Sudbury paramedic Rick Sasseville was on his way to Toronto Monday to throw his support behind Bill 2, an act that amends the Workplace Safety and Insurance Amendment Act to recognize post-traumatic stress disorder in emergency responders.
The bill, which cleared first reading on July 7, 2014, would allow emergency response workers – including police officers, firefighters and paramedics – to file claims through the Workplace Safety Insurance Board (WSIB) for post-traumatic stress disorder.
“If an emergency response worker suffers from post-traumatic stress disorder, the disorder is presumed to be an occupational disease that occurs due to the nature of the worker’s employment as an emergency response worker, unless the contrary is shown,” the bill says.
Sasseville, who is the northern representative for the Canadian Union of Public Employees (CUPE) ambulance committee of Ontario, will join dozens of his colleagues at Queen's Park May 5 to convince MPPs to pass Bill 2.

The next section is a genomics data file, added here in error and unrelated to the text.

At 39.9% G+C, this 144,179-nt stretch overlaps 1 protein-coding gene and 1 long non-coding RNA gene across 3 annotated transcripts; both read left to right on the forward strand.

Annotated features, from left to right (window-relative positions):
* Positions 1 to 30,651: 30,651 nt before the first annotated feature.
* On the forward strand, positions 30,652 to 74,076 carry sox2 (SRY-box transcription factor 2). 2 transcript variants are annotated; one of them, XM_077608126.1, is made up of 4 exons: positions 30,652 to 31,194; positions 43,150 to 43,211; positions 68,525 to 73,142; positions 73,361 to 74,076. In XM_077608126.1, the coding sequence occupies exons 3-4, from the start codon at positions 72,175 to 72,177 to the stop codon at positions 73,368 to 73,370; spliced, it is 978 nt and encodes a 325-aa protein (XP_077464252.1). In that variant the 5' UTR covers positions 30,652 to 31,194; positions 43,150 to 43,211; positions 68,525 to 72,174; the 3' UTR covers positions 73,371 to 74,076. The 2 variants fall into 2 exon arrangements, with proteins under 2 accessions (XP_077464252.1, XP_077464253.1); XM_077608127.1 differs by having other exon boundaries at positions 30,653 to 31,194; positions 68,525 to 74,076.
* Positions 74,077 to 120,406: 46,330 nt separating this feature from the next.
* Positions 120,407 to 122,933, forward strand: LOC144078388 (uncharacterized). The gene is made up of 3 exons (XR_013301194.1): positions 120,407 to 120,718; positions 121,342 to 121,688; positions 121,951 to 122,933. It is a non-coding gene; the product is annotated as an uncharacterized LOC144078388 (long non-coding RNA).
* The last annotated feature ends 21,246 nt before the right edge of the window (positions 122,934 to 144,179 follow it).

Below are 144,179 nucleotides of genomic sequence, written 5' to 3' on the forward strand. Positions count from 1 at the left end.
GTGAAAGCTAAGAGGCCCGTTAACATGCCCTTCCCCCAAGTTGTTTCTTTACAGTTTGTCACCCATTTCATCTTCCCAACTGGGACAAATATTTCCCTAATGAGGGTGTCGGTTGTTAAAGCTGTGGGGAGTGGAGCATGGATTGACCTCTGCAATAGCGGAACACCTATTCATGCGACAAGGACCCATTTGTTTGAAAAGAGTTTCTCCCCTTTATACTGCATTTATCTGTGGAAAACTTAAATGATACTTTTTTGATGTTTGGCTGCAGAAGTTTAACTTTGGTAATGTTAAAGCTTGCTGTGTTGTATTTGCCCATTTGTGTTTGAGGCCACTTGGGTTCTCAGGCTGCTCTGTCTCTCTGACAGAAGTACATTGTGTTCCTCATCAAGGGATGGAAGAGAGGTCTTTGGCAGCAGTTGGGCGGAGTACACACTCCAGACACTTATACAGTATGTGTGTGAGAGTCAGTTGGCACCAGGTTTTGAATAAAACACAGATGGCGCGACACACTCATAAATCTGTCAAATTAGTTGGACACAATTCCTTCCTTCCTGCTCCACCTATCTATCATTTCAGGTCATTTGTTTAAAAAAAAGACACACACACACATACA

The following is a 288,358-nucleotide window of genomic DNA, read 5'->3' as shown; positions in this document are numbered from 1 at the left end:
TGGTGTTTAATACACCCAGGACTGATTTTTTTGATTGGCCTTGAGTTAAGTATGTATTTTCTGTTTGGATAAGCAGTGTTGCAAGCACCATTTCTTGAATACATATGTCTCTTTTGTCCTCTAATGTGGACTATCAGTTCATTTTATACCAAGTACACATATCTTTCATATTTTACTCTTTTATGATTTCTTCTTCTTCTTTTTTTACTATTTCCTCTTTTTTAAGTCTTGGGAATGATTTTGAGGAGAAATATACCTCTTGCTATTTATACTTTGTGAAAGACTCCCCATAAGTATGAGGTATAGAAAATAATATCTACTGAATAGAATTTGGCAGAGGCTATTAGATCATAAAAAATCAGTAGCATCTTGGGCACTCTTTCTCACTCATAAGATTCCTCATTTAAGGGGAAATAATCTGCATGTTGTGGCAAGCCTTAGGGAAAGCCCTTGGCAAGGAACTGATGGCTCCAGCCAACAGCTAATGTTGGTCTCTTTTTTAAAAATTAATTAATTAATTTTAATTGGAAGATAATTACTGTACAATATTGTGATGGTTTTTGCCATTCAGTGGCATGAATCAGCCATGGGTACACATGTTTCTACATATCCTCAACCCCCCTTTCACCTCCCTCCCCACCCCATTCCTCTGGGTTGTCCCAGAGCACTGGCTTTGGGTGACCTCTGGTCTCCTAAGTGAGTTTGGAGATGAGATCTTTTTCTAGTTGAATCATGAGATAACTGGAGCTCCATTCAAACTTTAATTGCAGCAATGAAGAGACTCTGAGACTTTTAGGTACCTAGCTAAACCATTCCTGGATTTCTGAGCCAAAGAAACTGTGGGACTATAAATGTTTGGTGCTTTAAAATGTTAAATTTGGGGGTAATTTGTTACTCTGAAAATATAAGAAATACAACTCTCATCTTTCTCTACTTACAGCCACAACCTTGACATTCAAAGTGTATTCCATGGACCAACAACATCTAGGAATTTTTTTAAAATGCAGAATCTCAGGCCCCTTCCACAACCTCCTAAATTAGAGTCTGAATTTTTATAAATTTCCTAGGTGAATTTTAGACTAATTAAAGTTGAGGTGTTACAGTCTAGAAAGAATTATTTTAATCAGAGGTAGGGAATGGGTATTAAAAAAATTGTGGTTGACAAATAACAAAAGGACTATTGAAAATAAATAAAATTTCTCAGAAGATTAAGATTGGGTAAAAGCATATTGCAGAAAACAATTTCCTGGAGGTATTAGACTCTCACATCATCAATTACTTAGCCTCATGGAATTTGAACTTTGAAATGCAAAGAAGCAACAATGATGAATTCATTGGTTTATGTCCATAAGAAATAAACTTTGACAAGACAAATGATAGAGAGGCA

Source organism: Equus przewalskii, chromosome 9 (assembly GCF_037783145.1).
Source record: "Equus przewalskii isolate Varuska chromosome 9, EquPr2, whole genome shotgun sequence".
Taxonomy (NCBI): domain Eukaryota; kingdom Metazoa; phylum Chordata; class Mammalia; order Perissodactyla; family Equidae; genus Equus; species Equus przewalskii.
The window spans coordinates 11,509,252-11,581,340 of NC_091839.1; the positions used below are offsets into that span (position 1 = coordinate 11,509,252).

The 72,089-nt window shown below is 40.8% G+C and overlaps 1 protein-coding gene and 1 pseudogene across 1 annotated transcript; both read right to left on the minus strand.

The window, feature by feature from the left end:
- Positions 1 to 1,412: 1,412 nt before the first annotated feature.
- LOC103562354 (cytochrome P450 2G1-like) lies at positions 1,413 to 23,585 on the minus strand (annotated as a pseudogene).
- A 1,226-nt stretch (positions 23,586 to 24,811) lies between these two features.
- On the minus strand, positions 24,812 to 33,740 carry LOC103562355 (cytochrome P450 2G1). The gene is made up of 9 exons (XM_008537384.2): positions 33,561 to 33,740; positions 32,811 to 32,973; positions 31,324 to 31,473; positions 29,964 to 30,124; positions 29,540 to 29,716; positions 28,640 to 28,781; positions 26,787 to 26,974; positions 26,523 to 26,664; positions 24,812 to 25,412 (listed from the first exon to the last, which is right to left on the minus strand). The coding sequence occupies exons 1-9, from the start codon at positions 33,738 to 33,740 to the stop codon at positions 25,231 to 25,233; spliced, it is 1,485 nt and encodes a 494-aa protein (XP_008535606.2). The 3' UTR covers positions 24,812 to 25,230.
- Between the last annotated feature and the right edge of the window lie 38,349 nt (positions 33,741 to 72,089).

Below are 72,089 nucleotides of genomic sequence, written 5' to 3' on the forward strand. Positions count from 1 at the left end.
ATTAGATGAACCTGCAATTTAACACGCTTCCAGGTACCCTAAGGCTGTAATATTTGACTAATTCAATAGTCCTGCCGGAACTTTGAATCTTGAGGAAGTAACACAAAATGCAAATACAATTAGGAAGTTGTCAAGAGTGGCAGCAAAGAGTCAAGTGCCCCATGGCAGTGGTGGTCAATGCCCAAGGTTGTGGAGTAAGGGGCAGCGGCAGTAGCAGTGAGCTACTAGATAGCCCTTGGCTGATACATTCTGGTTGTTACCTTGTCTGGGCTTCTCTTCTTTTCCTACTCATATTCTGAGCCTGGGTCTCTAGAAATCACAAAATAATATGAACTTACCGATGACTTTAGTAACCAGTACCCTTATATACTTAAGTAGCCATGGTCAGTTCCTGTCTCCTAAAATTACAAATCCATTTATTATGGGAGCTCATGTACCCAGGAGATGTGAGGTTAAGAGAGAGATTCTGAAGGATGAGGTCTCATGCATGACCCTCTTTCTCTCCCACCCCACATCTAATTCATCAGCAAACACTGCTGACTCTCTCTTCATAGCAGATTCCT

“The type of the work we do as paramedics, as front-line responders, is quite taxing. It can be ultimately injurious to the brain,” Sasseville said. “We see people at their worst, and we see it every day.”
Sasseville said his colleagues have typically dealt with mental distress on the job through peer support, but if passed, the bill would make it easier for paramedics and other first responders to seek out professional help.
The bill should go to committee in the coming months, Sasseville said.